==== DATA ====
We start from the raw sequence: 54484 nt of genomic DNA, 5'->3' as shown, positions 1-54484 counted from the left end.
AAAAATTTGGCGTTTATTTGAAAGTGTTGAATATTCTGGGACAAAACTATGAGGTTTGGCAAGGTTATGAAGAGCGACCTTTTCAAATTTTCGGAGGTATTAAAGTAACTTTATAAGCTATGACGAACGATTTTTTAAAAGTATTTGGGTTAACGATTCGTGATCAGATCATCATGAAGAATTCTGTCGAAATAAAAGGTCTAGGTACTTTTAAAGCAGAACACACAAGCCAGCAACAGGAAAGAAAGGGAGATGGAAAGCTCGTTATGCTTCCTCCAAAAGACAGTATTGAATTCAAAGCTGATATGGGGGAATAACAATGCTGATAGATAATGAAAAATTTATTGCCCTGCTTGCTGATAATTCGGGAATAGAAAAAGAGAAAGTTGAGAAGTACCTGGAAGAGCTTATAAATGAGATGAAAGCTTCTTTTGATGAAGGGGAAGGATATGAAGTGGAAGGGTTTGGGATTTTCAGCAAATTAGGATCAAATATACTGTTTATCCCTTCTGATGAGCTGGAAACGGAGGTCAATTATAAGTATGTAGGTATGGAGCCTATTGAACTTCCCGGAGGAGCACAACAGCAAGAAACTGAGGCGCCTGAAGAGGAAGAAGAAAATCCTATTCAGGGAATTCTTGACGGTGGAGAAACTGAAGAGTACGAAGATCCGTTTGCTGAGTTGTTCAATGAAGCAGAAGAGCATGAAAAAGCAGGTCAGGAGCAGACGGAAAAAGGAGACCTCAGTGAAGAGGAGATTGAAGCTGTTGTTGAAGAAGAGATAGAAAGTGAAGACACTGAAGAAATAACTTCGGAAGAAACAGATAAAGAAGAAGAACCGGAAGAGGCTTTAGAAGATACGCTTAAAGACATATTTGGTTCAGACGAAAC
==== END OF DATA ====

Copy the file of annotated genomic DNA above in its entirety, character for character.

We start from the raw sequence: 54484 nt of genomic DNA, 5'->3' as shown, positions 1-54484 counted from the left end.
AAAAATTTGGCGTTTATTTGAAAGTGTTGAATATTCTGGGACAAAACTATGAGGTTTGGCAAGGTTATGAAGAGCGACCTTTTCAAATTTTCGGAGGTATTAAAGTAACTTTATAAGCTATGACGAACGATTTTTTAAAAGTATTTGGGTTAACGATTCGTGATCAGATCATCATGAAGAATTCTGTCGAAATAAAAGGTCTAGGTACTTTTAAAGCAGAACACACAAGCCAGCAACAGGAAAGAAAGGGAGATGGAAAGCTCGTTATGCTTCCTCCAAAAGACAGTATTGAATTCAAAGCTGATATGGGGGAATAACAATGCTGATAGATAATGAAAAATTTATTGCCCTGCTTGCTGATAATTCGGGAATAGAAAAAGAGAAAGTTGAGAAGTACCTGGAAGAGCTTATAAATGAGATGAAAGCTTCTTTTGATGAAGGGGAAGGATATGAAGTGGAAGGGTTTGGGATTTTCAGCAAATTAGGATCAAATATACTGTTTATCCCTTCTGATGAGCTGGAAACGGAGGTCAATTATAAGTATGTAGGTATGGAGCCTATTGAACTTCCCGGAGGAGCACAACAGCAAGAAACTGAGGCGCCTGAAGAGGAAGAAGAAAATCCTATTCAGGGAATTCTTGACGGTGGAGAAACTGAAGAGTACGAAGATCCGTTTGCTGAGTTGTTCAATGAAGCAGAAGAGCATGAAAAAGCAGGTCAGGAGCAGACGGAAAAAGGAGACCTCAGTGAAGAGGAGATTGAAGCTGTTGTTGAAGAAGAGATAGAAAGTGAAGACACTGAAGAAATAACTTCGGAAGAAACAGATAAAGAAGAAGAACCGGAAGAGGCTTTAGAAGATACGCTTAAAGACATATTTGGTTCAGACGAAAC